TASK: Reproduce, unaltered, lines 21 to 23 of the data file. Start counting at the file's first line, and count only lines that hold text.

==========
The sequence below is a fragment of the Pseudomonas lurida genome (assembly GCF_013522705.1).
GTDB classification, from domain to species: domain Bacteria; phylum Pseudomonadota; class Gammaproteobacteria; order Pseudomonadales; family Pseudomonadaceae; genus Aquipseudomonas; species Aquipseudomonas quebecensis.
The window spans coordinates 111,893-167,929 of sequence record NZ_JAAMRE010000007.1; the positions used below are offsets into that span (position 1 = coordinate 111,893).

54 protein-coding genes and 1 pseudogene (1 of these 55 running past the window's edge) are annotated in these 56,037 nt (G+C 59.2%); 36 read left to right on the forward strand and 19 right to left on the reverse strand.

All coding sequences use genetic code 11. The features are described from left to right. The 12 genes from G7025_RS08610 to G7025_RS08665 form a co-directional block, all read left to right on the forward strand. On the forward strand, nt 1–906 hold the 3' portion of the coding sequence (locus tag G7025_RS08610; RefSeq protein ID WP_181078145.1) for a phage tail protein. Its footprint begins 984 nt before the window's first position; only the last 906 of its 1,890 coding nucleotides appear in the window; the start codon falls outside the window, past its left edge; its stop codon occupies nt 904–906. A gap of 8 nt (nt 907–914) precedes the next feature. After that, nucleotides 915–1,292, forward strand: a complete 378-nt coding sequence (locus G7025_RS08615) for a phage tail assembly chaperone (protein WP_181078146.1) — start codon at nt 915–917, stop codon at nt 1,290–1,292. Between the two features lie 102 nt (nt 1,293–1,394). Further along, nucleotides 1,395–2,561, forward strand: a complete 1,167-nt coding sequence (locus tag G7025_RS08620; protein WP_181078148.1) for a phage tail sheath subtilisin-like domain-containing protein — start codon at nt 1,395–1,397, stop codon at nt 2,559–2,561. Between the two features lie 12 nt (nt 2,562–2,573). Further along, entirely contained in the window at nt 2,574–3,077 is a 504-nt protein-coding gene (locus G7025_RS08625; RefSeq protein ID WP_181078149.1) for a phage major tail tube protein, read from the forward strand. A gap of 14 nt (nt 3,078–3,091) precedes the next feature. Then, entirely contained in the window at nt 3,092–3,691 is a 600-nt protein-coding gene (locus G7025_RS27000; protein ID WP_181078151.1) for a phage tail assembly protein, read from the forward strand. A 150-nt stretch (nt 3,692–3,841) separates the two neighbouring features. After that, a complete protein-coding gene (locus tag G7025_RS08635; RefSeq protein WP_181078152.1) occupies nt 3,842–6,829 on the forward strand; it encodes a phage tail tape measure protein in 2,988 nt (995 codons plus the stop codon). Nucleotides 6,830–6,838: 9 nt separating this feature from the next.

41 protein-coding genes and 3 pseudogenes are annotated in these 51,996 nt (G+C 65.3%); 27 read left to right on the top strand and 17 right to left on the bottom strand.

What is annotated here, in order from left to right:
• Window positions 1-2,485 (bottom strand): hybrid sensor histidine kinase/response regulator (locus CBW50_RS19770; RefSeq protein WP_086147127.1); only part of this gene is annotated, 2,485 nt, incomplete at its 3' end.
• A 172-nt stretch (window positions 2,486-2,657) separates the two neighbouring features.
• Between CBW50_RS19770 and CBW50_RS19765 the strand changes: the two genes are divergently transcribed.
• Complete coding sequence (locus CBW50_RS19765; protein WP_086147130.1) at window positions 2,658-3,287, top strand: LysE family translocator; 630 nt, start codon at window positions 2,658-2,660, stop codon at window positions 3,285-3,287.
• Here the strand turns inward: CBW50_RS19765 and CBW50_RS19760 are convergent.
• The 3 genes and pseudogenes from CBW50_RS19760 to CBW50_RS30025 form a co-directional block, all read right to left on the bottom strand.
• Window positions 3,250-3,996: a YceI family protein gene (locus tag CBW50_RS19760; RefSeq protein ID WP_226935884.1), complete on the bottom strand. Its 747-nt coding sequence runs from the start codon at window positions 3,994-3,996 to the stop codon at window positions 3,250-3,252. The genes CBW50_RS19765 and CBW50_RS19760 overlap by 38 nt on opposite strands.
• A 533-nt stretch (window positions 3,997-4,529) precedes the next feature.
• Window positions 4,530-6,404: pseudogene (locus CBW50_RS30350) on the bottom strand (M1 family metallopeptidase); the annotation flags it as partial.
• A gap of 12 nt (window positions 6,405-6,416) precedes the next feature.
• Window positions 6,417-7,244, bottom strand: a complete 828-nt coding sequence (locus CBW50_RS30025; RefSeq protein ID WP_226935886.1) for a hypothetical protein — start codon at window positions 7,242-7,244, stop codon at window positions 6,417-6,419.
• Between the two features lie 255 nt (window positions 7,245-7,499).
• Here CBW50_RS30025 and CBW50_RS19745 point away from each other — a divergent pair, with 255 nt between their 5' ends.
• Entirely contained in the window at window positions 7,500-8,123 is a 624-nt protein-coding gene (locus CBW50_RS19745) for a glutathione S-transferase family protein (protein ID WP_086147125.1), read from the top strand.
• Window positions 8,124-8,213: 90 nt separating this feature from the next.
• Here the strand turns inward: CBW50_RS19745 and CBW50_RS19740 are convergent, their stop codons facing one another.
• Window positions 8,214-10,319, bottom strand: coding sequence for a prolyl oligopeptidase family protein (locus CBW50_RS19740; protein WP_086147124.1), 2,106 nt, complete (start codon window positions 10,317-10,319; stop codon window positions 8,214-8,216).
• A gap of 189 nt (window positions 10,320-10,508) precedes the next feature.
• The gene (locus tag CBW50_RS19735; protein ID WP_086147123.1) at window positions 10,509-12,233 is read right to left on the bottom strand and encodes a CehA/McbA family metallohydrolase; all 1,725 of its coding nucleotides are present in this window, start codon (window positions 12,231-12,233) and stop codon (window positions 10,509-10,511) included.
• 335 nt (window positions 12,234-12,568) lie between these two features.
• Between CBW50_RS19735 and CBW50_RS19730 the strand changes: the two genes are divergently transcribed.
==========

• Entirely contained in the window at window positions 7,500-8,123 is a 624-nt protein-coding gene (locus CBW50_RS19745) for a glutathione S-transferase family protein (protein ID WP_086147125.1), read from the top strand.
• Window positions 8,124-8,213: 90 nt separating this feature from the next.
• Here the strand turns inward: CBW50_RS19745 and CBW50_RS19740 are convergent, their stop codons facing one another.